"I was in a conservatory. I took dance lessons. All these things that helped me develop aesthetics."

"Writing has been an amazing thing, it can really take you places."

"The journey has been amazing. Honestly, I pinch myself sometimes."

"I'm good at behind the scenes. You can't just expect things to happen, no matter what your HIV status is."

"No matter how bad things are, there is always a tomorrow. Happiness is just around the corner."



Ignacio Ortiz

Photographer: Alexandra Kravitz

Journalist: Arianna Taboada


In Mexico, people were friends with their own kind.  The poor with the poor.  The rich with the rich.  So my circle of friends was all upper middle class gay boys.  We would go out and party.  I was a partier.  But it [HIV/AIDS] never crossed my mind.  Those things just didn't happen in Aguascalientes.  In Acapulco, in Puerto Vallarta, in Mexico City, yes.  But not in Aguascalientes.  At that time, in 1990, there were no resources to get tested.  What happened was you went to give blood.  So one day I decided to go give blood.  At the same time I got a really bad cold.  Like really bad! It lasted for three weeks almost.  So I went back and asked to look at my blood results.  They told me I couldn't have them.  They almost acted like it had never happened.  Just told me, "No, no."  So a couple of days later I was working, and my friend Francisco who was in medical school at the hospital came up with some old guy in a suit.  He said ‘we need to talk'.  So I took a break and we went to a cafe.  You know one of those that are in the middle of a big mall.  No privacy, really loud.  And the man in the suit said he was the director of the health department of the state of Aguascalientes.  Then he said, "I have bad news, you have AIDS, what do you think?" I was in shock.  I just said, "Okay," then got up and went back to work.  Then later I went to a friend of mine and I told him what had happened that day, and that I had AIDS.  He said, "I know."  He knew, Francisco knew, all my friends knew, because they had asked them what was the best way to tell me.  So everybody knew but me!"  I had to get out of Aguascalientes.  So I went to Irapuato, a city in the state of Guanajuato.  I love that city! It is so picturesque, so beautiful.  I was with friends there, partying, going out.  One time I was in the car, two girl friends of mine were driving, and we had an accident.  The other car hit right where I was sitting in the backseat.  The side of my face was completely torn apart, my ear had to be totally reconstructed.  I couldn't even remember who I was.  I passed out.  I woke up and was sitting on the sidewalk, trying to remember my name.  My shirt was completely red. \There was a crowd around and suddenly I remembered: "Don't touch me!" I said.  I kept on yelling until the crowd backed away from me.  I was so scared; I didn't want to infect anybody.  When the ambulance came I told the paramedic "Don't touch me!" He laughed and said "Its okay calm down."  So I said, "No really, don't touch me."  He told me again that it was okay.  When we got in the ambulance I told him to put on some gloves.  He said he didn't have any.  So then I said again, "Don't touch me, I have AIDS." The look on his face...  There was another passenger in the back of the ambulance.  He was bleeding and hurt, but he jumped right up to get away from me.  No one touched me on the way to the hospital; they just gave me a shot so I wouldn't feel the pain.  When we got to the hospital I waited by myself in the back of the ambulance.  Suddenly a policeman came out of the hospital.  "Hey you," he said, "Are you the one with AIDS? Follow me. And don't touch anything."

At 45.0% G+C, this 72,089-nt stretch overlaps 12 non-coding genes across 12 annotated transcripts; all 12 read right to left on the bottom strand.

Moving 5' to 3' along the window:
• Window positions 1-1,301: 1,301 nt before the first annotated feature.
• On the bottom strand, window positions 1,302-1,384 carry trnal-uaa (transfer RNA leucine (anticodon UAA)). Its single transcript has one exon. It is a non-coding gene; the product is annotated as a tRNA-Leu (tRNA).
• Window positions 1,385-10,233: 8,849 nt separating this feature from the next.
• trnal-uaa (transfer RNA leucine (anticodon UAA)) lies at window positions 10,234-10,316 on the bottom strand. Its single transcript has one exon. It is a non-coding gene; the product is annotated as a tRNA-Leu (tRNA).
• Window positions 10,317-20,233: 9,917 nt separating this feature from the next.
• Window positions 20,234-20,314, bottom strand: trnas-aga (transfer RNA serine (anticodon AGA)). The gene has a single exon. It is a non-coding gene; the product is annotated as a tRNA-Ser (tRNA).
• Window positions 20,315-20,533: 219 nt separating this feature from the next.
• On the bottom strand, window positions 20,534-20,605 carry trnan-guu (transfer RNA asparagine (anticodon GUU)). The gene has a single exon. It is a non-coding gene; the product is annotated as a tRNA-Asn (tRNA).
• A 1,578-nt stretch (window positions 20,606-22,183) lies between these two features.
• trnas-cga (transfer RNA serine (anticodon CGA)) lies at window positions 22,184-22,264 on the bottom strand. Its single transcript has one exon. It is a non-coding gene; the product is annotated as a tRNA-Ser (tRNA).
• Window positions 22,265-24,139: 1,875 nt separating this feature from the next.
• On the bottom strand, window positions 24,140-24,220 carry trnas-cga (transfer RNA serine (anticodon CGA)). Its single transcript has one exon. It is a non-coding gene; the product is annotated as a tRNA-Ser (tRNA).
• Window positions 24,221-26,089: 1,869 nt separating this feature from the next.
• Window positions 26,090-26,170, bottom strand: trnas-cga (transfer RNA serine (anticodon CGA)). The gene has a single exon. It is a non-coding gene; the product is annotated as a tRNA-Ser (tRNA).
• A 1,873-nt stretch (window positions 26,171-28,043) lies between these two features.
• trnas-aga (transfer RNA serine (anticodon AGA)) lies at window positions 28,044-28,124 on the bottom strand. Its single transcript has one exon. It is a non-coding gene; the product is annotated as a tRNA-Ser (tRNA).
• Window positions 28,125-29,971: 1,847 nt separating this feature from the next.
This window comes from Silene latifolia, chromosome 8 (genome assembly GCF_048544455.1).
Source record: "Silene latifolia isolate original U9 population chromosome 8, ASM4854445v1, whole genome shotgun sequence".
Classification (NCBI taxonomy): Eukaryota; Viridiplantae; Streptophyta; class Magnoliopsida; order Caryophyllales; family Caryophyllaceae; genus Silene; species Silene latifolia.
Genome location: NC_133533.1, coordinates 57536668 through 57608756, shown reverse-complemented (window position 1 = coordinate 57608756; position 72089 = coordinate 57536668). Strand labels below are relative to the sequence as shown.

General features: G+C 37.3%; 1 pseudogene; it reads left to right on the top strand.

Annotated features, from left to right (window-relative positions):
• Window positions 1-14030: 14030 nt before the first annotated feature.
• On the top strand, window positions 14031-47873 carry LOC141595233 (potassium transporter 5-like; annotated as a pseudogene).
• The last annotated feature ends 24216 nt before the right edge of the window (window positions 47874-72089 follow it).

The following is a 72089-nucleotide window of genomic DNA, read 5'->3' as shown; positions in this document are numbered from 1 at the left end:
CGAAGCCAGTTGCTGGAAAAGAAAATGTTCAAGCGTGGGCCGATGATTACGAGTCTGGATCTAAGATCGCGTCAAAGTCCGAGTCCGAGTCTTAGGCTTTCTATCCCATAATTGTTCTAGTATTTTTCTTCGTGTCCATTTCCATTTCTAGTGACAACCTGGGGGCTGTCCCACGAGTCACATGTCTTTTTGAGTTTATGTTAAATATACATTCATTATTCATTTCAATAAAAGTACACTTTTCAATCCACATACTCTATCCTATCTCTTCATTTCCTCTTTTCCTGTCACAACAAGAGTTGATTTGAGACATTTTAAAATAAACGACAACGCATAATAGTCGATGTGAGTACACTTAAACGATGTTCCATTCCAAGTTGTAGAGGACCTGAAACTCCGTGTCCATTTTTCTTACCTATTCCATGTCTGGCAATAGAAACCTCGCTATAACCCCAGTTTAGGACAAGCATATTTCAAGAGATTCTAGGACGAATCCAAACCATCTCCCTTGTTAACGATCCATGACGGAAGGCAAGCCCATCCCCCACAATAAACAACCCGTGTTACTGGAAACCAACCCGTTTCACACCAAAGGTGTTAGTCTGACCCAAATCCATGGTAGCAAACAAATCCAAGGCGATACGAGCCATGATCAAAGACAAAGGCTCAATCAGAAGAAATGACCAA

Ignacio Ortiz's HIV+ status has helped shape him into the activist he has become; raising awareness in Los Angeles' Latino community through writing articles for TENTACIONES a Latino gay magazine, advocating for treatment in jobs traditionally held by immigrants, and establishing October 15th as National Latino AIDS Awareness Day.


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